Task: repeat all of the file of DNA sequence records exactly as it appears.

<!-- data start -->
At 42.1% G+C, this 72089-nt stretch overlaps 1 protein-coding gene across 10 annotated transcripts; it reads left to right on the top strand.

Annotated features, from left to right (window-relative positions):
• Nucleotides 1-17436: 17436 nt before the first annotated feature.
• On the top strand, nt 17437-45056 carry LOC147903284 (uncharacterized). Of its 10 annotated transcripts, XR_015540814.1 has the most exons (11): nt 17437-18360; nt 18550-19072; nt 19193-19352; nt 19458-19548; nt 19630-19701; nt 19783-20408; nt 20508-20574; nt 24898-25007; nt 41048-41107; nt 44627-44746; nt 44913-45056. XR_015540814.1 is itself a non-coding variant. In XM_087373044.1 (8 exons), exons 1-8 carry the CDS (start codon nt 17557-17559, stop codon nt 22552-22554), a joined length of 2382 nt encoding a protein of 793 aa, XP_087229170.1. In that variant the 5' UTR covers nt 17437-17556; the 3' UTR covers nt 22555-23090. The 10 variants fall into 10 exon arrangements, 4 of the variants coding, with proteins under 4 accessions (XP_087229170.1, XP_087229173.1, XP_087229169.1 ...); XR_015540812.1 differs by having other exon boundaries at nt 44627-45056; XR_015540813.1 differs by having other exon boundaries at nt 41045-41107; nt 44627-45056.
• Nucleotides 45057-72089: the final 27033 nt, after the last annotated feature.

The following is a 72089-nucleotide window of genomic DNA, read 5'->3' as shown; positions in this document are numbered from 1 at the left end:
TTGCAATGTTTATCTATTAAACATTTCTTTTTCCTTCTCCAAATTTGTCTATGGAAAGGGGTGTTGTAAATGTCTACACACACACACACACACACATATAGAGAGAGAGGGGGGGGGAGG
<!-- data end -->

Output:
At 42.1% G+C, this 72089-nt stretch overlaps 1 protein-coding gene across 10 annotated transcripts; it reads left to right on the top strand.

Annotated features, from left to right (window-relative positions):
• Nucleotides 1-17436: 17436 nt before the first annotated feature.
• On the top strand, nt 17437-45056 carry LOC147903284 (uncharacterized). Of its 10 annotated transcripts, XR_015540814.1 has the most exons (11): nt 17437-18360; nt 18550-19072; nt 19193-19352; nt 19458-19548; nt 19630-19701; nt 19783-20408; nt 20508-20574; nt 24898-25007; nt 41048-41107; nt 44627-44746; nt 44913-45056. XR_015540814.1 is itself a non-coding variant. In XM_087373044.1 (8 exons), exons 1-8 carry the CDS (start codon nt 17557-17559, stop codon nt 22552-22554), a joined length of 2382 nt encoding a protein of 793 aa, XP_087229170.1. In that variant the 5' UTR covers nt 17437-17556; the 3' UTR covers nt 22555-23090. The 10 variants fall into 10 exon arrangements, 4 of the variants coding, with proteins under 4 accessions (XP_087229170.1, XP_087229173.1, XP_087229169.1 ...); XR_015540812.1 differs by having other exon boundaries at nt 44627-45056; XR_015540813.1 differs by having other exon boundaries at nt 41045-41107; nt 44627-45056.
• Nucleotides 45057-72089: the final 27033 nt, after the last annotated feature.

The following is a 72089-nucleotide window of genomic DNA, read 5'->3' as shown; positions in this document are numbered from 1 at the left end:
TTGCAATGTTTATCTATTAAACATTTCTTTTTCCTTCTCCAAATTTGTCTATGGAAAGGGGTGTTGTAAATGTCTACACACACACACACACACACATATAGAGAGAGAGGGGGGGGGAGG